Tuesday 17 May 2011

Innocent until proven guilty? Rubbish!


People continuously parrot that X is, "of course, innocent until proven guilty".

But this is rubbish.

Dangerous rubbish. 


Insofar as it is true that people are innocent until proven guilty, it refers purely to the results of contingent, unreliable and continually-modified legal processes; and has nothing necessarily to do with real life guilt and innocence.

And as the law has drifted further and further away from 'natural law' morality and from common sense, to the point that people also say as if it were obvious - rather than what ought to be regarded as an oxymoron - that 'you cannot legislate morality' - then a person's guilt or innocence in a moral sense is most safely regarded as irrelevant to the outcome of the legal system.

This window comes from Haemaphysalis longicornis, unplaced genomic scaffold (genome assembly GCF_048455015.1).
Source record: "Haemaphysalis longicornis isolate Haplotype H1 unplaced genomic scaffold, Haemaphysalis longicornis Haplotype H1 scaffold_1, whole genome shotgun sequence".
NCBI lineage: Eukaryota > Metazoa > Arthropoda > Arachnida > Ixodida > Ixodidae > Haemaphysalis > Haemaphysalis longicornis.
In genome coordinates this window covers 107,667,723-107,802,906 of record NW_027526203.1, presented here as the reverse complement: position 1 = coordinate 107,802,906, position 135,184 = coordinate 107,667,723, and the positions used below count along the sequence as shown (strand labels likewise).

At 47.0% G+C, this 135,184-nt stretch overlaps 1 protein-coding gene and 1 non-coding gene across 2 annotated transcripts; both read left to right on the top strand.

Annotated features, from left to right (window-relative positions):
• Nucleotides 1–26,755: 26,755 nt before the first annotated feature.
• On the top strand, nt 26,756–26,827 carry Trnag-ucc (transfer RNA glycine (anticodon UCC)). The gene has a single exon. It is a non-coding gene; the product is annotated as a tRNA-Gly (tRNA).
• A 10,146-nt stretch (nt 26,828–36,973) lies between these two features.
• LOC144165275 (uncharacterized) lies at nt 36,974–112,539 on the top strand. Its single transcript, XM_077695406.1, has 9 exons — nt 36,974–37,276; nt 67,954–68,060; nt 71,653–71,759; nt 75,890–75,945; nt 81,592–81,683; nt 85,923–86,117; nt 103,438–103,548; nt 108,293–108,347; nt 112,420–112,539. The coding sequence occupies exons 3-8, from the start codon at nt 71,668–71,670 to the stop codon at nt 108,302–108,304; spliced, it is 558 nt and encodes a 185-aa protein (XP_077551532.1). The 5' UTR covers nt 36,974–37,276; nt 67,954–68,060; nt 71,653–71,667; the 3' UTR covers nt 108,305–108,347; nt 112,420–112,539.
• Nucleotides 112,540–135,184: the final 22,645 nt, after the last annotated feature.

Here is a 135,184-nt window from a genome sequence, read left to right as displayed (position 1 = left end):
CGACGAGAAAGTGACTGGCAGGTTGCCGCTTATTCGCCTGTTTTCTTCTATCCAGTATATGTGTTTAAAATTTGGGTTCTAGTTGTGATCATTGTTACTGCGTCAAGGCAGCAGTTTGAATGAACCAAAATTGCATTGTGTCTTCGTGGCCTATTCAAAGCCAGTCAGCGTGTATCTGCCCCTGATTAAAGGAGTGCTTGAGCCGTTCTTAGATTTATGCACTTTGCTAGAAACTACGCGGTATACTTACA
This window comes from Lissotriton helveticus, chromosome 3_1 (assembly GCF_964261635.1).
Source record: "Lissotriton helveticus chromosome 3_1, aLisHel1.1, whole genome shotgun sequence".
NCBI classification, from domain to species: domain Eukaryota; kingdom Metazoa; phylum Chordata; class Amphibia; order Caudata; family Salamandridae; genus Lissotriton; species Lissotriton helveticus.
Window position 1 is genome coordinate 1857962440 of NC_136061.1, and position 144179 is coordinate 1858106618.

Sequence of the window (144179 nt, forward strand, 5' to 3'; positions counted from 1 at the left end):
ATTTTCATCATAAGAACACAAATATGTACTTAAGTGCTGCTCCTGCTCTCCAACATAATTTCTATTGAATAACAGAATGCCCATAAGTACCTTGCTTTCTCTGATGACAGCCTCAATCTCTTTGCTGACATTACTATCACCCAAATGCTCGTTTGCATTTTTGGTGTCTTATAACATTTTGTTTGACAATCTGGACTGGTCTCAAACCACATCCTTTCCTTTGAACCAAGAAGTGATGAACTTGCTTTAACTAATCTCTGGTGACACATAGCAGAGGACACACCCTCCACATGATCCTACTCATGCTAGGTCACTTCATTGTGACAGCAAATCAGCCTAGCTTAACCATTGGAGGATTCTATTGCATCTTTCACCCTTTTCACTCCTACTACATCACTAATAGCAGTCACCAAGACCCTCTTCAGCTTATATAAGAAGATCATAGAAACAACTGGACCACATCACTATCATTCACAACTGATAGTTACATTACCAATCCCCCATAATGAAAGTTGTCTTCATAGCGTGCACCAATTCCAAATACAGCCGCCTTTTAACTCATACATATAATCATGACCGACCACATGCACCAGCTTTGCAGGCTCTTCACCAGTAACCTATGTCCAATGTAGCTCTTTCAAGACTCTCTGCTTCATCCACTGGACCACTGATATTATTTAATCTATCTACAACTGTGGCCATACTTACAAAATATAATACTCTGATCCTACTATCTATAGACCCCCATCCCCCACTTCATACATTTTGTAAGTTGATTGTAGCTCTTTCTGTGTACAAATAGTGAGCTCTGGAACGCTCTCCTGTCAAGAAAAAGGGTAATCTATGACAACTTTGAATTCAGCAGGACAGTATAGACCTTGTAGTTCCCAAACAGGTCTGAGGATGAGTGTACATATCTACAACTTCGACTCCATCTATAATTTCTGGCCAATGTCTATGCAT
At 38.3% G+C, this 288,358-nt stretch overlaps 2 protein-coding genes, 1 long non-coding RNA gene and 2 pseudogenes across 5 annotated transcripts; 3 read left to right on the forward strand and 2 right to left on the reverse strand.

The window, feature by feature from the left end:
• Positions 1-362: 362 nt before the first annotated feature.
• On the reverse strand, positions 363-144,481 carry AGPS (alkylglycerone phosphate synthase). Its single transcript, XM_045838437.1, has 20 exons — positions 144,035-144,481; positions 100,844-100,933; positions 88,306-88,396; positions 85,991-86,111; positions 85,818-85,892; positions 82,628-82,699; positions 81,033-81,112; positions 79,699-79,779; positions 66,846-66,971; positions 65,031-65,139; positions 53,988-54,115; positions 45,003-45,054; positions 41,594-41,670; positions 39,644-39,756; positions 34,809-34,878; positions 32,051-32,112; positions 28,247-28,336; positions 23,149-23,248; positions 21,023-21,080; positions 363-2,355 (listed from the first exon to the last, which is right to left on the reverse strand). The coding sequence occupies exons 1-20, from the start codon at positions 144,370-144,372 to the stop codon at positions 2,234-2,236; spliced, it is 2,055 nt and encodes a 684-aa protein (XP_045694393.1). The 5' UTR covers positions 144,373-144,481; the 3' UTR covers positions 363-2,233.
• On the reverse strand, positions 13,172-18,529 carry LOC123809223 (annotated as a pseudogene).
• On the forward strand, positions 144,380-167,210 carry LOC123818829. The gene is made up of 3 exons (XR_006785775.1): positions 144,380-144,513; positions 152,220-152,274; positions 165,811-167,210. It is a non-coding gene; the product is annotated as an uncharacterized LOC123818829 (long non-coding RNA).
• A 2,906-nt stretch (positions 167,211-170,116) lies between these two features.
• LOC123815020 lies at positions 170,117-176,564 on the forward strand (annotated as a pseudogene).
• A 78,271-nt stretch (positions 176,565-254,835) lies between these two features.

(Of course, when saying that a person is 'innocent until proven guilty' it may be simply that this expression is not intended literally, but means that judgment is being reserved while awaiting further relevant knowledge - or perhaps this is expressing suspicion of the honesty or intentions of the source of information currently provided.)

Individual experience, common sense and natural law (the innate sense of right and wrong) and sufficient knowledge of what happened and to whom form the only sound basis for judgments about guilt and innocence.

Legal procedure itself needs to be judged by these criteria - and when this is done, the legal process is often found wanting.

Laws are themselves frequently immoral, wicked, harmful. 


In real life only a fool would imagine that people that have been acquitted as 'not guilty' (by the legal process) were truly (morally) innocent; or even to assume that they did not do what they were accused of doing.

What people are legally accused of does not capture precisely what they did, because offenses have to be fitted-into a finite set of legal provisions, and to optimize the chance of a conviction a lesser offense is often charged.

Someone may have done a lot more and a lot worse than the precise restricted definition of the crime of which they are legally accused.